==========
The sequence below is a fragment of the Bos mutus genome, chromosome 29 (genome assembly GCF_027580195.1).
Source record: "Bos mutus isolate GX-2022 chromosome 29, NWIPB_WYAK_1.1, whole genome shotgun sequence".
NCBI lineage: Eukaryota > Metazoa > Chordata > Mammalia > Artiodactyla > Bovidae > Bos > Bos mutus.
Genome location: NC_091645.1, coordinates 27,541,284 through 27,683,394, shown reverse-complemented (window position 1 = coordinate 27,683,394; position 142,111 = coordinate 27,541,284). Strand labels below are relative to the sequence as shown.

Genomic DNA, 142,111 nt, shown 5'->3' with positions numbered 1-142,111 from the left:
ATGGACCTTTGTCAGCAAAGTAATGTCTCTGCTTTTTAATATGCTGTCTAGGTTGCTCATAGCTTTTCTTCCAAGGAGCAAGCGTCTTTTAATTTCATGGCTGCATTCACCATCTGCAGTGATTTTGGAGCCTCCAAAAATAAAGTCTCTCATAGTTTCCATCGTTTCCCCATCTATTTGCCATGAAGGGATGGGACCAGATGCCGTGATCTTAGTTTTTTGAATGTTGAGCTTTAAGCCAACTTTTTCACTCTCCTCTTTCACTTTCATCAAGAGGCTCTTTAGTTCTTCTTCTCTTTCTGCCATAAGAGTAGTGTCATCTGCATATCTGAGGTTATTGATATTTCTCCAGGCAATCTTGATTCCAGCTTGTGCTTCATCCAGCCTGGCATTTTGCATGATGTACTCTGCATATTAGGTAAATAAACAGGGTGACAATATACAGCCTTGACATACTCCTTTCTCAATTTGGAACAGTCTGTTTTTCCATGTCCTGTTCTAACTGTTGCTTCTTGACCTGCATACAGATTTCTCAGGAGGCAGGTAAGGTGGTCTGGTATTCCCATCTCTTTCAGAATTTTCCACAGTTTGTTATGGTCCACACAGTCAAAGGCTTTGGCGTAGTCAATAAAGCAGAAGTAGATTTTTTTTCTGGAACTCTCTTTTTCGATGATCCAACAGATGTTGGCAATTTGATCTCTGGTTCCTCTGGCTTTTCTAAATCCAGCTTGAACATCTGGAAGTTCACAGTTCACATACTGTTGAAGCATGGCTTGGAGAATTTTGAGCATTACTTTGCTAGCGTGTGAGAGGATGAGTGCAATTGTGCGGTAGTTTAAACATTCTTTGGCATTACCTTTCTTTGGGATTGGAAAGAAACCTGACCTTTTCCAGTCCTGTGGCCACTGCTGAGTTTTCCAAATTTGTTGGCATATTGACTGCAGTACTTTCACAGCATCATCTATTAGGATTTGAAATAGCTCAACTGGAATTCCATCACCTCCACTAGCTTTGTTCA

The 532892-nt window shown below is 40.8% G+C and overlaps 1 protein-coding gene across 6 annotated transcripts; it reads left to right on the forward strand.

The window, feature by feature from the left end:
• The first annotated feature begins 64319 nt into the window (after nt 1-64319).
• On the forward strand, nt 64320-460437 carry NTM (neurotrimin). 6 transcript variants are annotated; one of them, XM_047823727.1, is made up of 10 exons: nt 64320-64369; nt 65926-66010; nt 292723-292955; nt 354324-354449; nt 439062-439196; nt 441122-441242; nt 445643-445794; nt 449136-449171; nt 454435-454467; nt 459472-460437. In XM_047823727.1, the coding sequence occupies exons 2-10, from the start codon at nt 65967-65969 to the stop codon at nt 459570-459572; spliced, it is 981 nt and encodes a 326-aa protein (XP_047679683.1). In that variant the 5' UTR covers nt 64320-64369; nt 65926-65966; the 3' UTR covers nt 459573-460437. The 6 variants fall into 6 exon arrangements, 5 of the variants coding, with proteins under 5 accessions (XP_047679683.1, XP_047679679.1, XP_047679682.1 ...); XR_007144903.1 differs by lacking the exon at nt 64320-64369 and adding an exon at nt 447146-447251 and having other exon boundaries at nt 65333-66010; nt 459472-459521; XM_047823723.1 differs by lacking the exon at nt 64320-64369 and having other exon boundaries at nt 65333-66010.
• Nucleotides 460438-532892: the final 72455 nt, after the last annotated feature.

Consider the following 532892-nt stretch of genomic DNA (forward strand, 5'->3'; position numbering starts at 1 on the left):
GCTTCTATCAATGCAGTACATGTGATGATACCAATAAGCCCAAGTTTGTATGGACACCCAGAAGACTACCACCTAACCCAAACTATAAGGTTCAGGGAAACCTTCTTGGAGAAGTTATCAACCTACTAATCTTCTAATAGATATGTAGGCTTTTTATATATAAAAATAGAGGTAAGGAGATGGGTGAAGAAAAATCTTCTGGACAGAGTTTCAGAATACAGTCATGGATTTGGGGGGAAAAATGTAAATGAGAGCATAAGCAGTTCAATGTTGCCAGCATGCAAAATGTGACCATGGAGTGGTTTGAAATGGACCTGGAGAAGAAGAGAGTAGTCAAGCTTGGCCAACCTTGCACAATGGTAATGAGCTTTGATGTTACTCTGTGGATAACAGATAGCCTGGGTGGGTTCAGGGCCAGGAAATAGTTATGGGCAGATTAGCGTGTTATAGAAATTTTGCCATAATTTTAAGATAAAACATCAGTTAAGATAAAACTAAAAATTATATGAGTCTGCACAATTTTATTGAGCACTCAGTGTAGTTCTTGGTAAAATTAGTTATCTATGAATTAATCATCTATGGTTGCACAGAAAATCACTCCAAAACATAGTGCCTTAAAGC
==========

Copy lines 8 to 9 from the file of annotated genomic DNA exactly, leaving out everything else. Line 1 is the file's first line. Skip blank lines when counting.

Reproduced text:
The window, feature by feature from the left end:
• The first annotated feature begins 64319 nt into the window (after nt 1-64319).